Film Review – Belle (2013)


No one does period, factual film, better than Britain – often deriving it from a rich and frequently troubled history. Belle (2013), the new drama from director Amma Asante, and written by Misan Sagay, highlights a particularly unpleasant era in the country’s traumatic past, during which prejudices and injustices were faced not just by black people before slavery was abolished, but also more generally by women in Georgian England. Featuring Gugu Mbatha-Raw, Emily Watson, and Tom Wilkinson, this film comes alive as those involved portray a sympathy for their characters which could only come from a deep empathy with the film’s core themes.

A lesser known episode from the period of history which led to the abolition of the slave trade in Britain, Belle tells the true story of Dido Elizabeth Belle (Mbatha-Raw), the illegitimate mixed race daughter of an eighteenth century British naval officer, who is taken into the care by her great-uncle Lord Mansfield (Wilkinson), The Lord Chief Justice of England, and his wife (Watson). Afforded the privileges befitting her lineage, Belle is nonetheless ostracised from society due to her colour. However the outcome of a court case over which Lord Mansfield presides, has life-changing effects not just on the course of British law but also Belle’s future happiness.

Occasionally films like Belle appear which restore your faith in an industry which seems to be increasingly driven by populist culture. These are films which, as in the stories they tell, have a relevance which allows them to transcend time, and give them perennial relevance.

As with 12 Years a Slave (2013) and Mandella: Long Walk to Freedom (2013), Belle displays an empathy for its central character, clearly derived from the fact that those involved in its production felt an affinity with the subject. Only Asante’s second film as director – after the BAFTA winning A Way of Life (2004) – she steers the story with a light touch which belies her relative directorial inexperience. Here she captures perfectly the seriousness of Sagay’s vision of the story at the film’s heart, treating the often awkward subjects of racial and sexual inequality with sensitivity and feeling.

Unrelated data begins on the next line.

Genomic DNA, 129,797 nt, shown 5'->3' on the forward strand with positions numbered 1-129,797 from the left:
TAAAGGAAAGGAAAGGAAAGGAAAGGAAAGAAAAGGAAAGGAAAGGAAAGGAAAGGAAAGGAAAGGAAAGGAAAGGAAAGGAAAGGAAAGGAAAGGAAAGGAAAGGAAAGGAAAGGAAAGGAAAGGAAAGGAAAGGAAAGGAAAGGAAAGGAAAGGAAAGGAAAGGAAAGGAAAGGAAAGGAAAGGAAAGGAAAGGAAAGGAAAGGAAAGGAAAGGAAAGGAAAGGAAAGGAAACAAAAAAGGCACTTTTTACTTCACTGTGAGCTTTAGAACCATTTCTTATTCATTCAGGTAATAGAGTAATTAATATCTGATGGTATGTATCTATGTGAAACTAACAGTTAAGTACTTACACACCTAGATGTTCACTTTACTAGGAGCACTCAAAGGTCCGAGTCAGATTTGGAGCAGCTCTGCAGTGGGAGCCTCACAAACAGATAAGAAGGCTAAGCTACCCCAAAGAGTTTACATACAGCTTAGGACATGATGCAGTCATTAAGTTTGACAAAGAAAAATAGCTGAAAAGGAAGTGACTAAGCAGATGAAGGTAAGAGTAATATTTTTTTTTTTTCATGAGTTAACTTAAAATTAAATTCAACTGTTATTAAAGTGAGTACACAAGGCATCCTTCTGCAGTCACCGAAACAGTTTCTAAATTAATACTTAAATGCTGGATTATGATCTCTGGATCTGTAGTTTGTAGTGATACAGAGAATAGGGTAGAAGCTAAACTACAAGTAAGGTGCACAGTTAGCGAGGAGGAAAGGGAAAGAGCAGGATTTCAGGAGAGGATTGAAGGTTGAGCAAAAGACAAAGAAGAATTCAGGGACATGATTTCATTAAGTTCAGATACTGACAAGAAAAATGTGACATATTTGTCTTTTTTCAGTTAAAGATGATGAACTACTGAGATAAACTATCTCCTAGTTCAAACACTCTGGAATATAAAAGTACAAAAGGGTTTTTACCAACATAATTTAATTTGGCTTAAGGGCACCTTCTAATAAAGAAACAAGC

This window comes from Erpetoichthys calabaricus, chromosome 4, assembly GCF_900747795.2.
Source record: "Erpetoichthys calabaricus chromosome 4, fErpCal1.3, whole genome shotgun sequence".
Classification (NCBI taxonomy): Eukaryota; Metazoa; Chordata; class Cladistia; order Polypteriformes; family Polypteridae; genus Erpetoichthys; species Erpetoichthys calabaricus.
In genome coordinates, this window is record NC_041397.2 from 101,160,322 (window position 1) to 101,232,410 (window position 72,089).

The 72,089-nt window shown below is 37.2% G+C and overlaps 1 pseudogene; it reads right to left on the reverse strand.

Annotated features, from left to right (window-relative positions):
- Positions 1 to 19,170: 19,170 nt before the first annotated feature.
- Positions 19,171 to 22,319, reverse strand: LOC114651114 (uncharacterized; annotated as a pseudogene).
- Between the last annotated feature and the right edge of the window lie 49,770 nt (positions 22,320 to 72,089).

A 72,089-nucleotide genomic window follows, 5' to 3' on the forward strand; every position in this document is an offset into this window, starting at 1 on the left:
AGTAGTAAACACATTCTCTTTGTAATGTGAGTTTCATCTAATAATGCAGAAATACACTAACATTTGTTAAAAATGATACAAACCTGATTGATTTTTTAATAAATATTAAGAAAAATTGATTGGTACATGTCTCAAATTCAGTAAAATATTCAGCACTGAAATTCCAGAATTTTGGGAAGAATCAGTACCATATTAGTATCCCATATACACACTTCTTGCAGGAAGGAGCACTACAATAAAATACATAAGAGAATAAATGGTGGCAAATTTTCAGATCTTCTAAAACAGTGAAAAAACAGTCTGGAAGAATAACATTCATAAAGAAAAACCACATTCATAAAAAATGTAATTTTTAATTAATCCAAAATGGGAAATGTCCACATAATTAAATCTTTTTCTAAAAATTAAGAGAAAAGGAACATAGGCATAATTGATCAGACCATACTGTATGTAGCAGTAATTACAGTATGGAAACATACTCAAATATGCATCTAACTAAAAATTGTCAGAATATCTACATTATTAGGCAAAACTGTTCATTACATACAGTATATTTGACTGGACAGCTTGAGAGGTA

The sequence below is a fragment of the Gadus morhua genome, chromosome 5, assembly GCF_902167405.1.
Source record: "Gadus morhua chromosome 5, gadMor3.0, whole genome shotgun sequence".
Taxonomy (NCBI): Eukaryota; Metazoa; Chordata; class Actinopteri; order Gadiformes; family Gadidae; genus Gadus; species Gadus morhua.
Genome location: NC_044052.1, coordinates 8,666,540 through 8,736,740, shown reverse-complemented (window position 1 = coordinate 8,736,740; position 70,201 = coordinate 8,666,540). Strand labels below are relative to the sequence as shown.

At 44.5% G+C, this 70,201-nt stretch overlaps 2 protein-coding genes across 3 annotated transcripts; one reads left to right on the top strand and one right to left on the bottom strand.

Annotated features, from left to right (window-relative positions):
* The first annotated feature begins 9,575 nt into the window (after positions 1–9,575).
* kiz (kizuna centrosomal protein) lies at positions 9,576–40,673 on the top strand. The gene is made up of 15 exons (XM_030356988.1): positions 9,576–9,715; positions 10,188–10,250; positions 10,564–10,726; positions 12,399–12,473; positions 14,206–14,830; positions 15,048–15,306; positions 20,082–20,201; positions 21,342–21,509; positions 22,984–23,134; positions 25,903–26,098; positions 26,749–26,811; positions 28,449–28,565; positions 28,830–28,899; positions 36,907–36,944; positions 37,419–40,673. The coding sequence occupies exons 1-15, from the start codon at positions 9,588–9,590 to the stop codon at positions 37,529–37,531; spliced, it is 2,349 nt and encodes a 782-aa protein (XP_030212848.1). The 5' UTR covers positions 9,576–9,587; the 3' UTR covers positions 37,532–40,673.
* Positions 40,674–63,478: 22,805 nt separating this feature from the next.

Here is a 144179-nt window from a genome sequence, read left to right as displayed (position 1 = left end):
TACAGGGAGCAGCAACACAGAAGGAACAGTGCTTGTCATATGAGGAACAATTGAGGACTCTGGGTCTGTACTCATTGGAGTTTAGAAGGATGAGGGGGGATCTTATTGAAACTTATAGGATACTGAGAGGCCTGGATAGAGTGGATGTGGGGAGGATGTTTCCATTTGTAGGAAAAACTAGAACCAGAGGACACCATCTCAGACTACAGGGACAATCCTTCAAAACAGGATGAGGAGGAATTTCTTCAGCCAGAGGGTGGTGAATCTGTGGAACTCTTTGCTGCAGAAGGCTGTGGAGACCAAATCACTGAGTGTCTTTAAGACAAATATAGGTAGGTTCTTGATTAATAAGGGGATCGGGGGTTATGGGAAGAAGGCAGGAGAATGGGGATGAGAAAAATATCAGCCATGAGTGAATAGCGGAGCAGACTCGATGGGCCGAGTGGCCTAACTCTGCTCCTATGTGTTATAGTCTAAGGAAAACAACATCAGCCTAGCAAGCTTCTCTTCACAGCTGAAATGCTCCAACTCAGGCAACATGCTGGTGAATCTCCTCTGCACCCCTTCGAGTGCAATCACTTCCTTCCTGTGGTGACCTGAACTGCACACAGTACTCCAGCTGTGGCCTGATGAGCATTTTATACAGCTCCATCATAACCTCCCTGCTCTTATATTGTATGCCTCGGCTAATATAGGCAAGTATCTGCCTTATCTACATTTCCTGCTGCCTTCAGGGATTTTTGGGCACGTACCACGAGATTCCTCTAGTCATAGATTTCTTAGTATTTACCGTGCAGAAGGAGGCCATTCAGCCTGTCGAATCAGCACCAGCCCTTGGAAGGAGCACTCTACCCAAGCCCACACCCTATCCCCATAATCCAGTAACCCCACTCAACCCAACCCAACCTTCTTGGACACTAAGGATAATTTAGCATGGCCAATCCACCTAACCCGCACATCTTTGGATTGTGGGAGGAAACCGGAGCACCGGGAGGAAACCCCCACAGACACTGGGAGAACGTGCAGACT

Wilkinson and Watson, along with Miranda Richardson and Penelope Wilton, portray their aristocratic characters with the gentrified air around which they have built successful careers exuding. However it is Mbatha-Raw as Belle – in her initial wide eyed innocence of, and then growing frustration with, the cruel inequality of the society which she finds herself born into – who lends the story a believability likely to move you to tears.

Besides the film’s political themes, it’s its evocative recreation of eighteenth century England which haunts the memory. Filmed at real historical locations, and with an eye to exquisite period detail, Belle proves why Britain still produces some of the industry’s most talented practitioners, as well as evocative cinematic experiences.

Belle reminds us of a dark part of Britain’s past, as well as why film still plays an essential part in keeping history alive.

Cleaver Patterson

Fox Searchlight UK
Rating: PG
Release Date:
13th June 2014(UK)
Running Time:
104 Minutes
Amma Asante
Gugu Mbatha-Raw, Tom Wilkinson, Matthew Goode, Emily Watson, Miranda Richardson
Win:Belle Goodies (ends 29th June 2014)

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